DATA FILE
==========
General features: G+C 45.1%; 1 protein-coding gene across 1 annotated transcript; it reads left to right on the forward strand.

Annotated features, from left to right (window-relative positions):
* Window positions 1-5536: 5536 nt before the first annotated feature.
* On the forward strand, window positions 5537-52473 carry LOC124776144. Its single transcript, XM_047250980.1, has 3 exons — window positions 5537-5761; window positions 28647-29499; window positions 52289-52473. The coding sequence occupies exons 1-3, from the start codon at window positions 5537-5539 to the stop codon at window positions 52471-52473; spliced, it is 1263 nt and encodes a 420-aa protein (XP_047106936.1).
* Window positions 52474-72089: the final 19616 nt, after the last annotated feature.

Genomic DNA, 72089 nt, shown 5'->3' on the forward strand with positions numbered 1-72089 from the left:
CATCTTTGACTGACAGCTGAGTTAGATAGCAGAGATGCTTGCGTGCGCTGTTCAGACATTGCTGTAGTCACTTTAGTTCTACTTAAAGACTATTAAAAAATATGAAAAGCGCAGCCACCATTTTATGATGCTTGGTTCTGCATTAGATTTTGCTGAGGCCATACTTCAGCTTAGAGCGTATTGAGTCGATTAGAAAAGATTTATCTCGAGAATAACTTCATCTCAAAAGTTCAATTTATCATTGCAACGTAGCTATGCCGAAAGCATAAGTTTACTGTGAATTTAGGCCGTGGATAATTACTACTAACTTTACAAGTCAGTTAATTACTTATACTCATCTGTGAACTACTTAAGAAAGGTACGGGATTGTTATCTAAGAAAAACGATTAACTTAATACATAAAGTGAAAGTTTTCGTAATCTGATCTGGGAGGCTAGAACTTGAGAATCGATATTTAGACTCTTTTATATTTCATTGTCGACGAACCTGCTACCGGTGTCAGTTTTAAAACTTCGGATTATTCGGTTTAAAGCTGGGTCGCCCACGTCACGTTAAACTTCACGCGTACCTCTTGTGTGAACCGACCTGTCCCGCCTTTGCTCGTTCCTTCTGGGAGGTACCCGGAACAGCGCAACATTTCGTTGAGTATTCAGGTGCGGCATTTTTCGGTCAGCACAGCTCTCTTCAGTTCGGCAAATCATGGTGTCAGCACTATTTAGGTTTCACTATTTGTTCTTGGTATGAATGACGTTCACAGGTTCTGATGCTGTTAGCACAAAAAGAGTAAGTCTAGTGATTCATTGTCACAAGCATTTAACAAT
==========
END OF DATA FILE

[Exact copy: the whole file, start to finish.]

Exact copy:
General features: G+C 45.1%; 1 protein-coding gene across 1 annotated transcript; it reads left to right on the forward strand.

Annotated features, from left to right (window-relative positions):
* Window positions 1-5536: 5536 nt before the first annotated feature.
* On the forward strand, window positions 5537-52473 carry LOC124776144. Its single transcript, XM_047250980.1, has 3 exons — window positions 5537-5761; window positions 28647-29499; window positions 52289-52473. The coding sequence occupies exons 1-3, from the start codon at window positions 5537-5539 to the stop codon at window positions 52471-52473; spliced, it is 1263 nt and encodes a 420-aa protein (XP_047106936.1).
* Window positions 52474-72089: the final 19616 nt, after the last annotated feature.

Genomic DNA, 72089 nt, shown 5'->3' on the forward strand with positions numbered 1-72089 from the left:
CATCTTTGACTGACAGCTGAGTTAGATAGCAGAGATGCTTGCGTGCGCTGTTCAGACATTGCTGTAGTCACTTTAGTTCTACTTAAAGACTATTAAAAAATATGAAAAGCGCAGCCACCATTTTATGATGCTTGGTTCTGCATTAGATTTTGCTGAGGCCATACTTCAGCTTAGAGCGTATTGAGTCGATTAGAAAAGATTTATCTCGAGAATAACTTCATCTCAAAAGTTCAATTTATCATTGCAACGTAGCTATGCCGAAAGCATAAGTTTACTGTGAATTTAGGCCGTGGATAATTACTACTAACTTTACAAGTCAGTTAATTACTTATACTCATCTGTGAACTACTTAAGAAAGGTACGGGATTGTTATCTAAGAAAAACGATTAACTTAATACATAAAGTGAAAGTTTTCGTAATCTGATCTGGGAGGCTAGAACTTGAGAATCGATATTTAGACTCTTTTATATTTCATTGTCGACGAACCTGCTACCGGTGTCAGTTTTAAAACTTCGGATTATTCGGTTTAAAGCTGGGTCGCCCACGTCACGTTAAACTTCACGCGTACCTCTTGTGTGAACCGACCTGTCCCGCCTTTGCTCGTTCCTTCTGGGAGGTACCCGGAACAGCGCAACATTTCGTTGAGTATTCAGGTGCGGCATTTTTCGGTCAGCACAGCTCTCTTCAGTTCGGCAAATCATGGTGTCAGCACTATTTAGGTTTCACTATTTGTTCTTGGTATGAATGACGTTCACAGGTTCTGATGCTGTTAGCACAAAAAGAGTAAGTCTAGTGATTCATTGTCACAAGCATTTAACAAT